Listening to Departments, Phase II
Posted: January 23, 2013
Listening to Departments II
I am delighted to announce the planning for Listening to Departments, PhaseII. This listening exercise will take place between mid-February and late March and will consist of meetings with each department on campus. Vice Provost Carl Reiber, Vice Provost Gregory Brown, and I will conduct the listening exercise, which will be open to faculty in each department. Whereas last year’s Listening to Departments discussions focused on strategic visions in the departments, this year's meetings will be dedicated to hearing your vision for improving your departments. In preparation for that process we are asking each department to prepare a short document and to consider a list of questions that might structure our discussion.
Please follow the structure of last year’s Listening to Departments exercise; each chair should identify a 1-3 person committee to convene a department-wide meeting and collect information necessary to draft the document we seek. The draft then should be presented to the department faculty for review and approval before being sent to my office, to the attention of my Executive Assistant, Sandra Gajkowski (Sandra.firstname.lastname@example.org, ext. 5-4952). Departments are encouraged to take a flexible approach to collecting information and producing the document but should ensure that the document reflects, to the greatest extent possible, the consensus view of the faculty in the department.
As the campus “reboots” and seeks to chart a path to excellence, it is crucial that the Provost’s office understands the aspirations and goals of each department, how each department envisions moving to reach these goals, and how the department compares with the best programs in its discipline. We also need to know how individual departments might improve their reputation, scholarly/research productivity, and standing in their field. To get at these issues please answer the following questions.
1. Identify any ratings or rankings in your field, the key factors that drive each rating/ranking, and where your program falls in the ratings/rankings. It would be most helpful if you would make specific comparisons with programs at other schools in the ratings/rankings you identify.
2. Describe how your program can improve (both generally and in the ratings/rankings noted) under the following scenarios. Please be specific how you would deploy resources to improve the department in each scenario, over the next 5 years.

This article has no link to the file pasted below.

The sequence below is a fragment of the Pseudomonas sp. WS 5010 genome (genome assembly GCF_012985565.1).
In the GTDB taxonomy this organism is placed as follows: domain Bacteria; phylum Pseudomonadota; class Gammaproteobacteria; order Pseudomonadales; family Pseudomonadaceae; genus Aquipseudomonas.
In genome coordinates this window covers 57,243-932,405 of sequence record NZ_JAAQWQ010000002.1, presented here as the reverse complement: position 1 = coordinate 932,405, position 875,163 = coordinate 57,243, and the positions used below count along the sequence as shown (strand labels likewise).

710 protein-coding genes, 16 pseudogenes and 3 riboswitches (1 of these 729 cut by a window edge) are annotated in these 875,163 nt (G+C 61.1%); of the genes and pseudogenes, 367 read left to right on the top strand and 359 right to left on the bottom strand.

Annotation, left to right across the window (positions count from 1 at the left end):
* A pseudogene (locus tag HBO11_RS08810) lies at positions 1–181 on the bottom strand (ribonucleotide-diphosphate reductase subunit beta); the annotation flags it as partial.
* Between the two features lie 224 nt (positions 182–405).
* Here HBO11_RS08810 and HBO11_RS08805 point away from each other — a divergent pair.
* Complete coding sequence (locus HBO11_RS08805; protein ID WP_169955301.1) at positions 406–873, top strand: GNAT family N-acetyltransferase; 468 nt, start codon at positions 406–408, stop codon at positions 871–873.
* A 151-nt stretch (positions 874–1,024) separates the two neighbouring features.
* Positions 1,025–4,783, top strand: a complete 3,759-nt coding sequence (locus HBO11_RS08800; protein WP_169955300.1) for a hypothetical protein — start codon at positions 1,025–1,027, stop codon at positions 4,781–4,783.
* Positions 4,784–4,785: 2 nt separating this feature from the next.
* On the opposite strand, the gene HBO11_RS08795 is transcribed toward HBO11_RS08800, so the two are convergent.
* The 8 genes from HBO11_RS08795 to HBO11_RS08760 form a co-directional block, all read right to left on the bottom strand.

a. With current faculty resources, assuming that any current faculty who resign are replaced;
b. With the addition of 2 tenure track/tenured faculty lines in addition to the current faculty.
c. With the addition of 4 tenure track/tenured faculty lines, in addition to the current faculty.
d. With the addition of 8 tenure track/tenured faculty lines, in addition to the current faculty.
3. At each of the levels above, what would be the focus of the department? Please express as degree programs and research areas.
Questions for our discussion
The purpose of listening to departments is to hear what concerns you most; those concerns will drive our discussion. My office will schedule a department-wide meeting for this purpose. Any of the following questions would constitute valuable subjects for discussion, in addition to topics you want to raise. We will ask the first question listed below to start the meeting.
1. Describe how your department collaborated in forming responses to the document requested in this exercise.
2. Where relevant, please report on the effect of the support provided by the President after last year’s listening exercise.
3. What are the key achievements of your department over the last five years?
4. What are the key current initiatives currently being pursued by your department? How are they related to improving the department, its scholarly/research profile, its teaching effectiveness, or its reputation?
5. What are the major challenges facing the department?
6. Describe any cross-disciplinary/collaborative initiatives undertaken with other departments at UNLV or with other higher education institutions and relate the benefits of those efforts.
7. Describe any impediments to faculty research success/productivity and offer suggestions for eliminating them.
8. Describe any impediments to teaching and research collaboration on campus and across the academy.
9. How can we help improve mentoring and faculty development within your department?
10. How can we better help you engage community partnerships that relate to and might improve the research and scholarship of department members?
 For larger departments, please complete the report based on 0, 4, 8, and 16, additional tenure track/tenured faculty lines.